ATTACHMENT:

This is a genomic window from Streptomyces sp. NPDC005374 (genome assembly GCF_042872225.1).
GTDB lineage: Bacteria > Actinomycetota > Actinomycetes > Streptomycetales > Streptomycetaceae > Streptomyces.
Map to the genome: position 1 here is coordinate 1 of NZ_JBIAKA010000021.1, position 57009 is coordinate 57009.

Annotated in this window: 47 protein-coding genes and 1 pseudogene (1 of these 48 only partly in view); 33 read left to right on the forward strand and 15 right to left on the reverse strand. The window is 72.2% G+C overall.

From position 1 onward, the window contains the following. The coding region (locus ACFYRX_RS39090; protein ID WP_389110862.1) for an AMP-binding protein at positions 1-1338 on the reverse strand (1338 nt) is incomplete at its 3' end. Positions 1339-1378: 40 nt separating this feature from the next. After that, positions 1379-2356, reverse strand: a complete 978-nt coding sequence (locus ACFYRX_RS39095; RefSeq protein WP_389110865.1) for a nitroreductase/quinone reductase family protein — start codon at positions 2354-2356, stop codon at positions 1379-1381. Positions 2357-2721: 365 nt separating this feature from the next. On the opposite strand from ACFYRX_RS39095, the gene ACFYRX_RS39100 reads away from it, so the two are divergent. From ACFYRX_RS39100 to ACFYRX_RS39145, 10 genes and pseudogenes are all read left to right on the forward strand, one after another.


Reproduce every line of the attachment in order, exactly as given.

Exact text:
This is a genomic window from Streptomyces sp. NPDC005374 (genome assembly GCF_042872225.1).
GTDB lineage: Bacteria > Actinomycetota > Actinomycetes > Streptomycetales > Streptomycetaceae > Streptomyces.
Map to the genome: position 1 here is coordinate 1 of NZ_JBIAKA010000021.1, position 57009 is coordinate 57009.

Annotated in this window: 47 protein-coding genes and 1 pseudogene (1 of these 48 only partly in view); 33 read left to right on the forward strand and 15 right to left on the reverse strand. The window is 72.2% G+C overall.

From position 1 onward, the window contains the following. The coding region (locus ACFYRX_RS39090; protein ID WP_389110862.1) for an AMP-binding protein at positions 1-1338 on the reverse strand (1338 nt) is incomplete at its 3' end. Positions 1339-1378: 40 nt separating this feature from the next. After that, positions 1379-2356, reverse strand: a complete 978-nt coding sequence (locus ACFYRX_RS39095; RefSeq protein WP_389110865.1) for a nitroreductase/quinone reductase family protein — start codon at positions 2354-2356, stop codon at positions 1379-1381. Positions 2357-2721: 365 nt separating this feature from the next. On the opposite strand from ACFYRX_RS39095, the gene ACFYRX_RS39100 reads away from it, so the two are divergent. From ACFYRX_RS39100 to ACFYRX_RS39145, 10 genes and pseudogenes are all read left to right on the forward strand, one after another.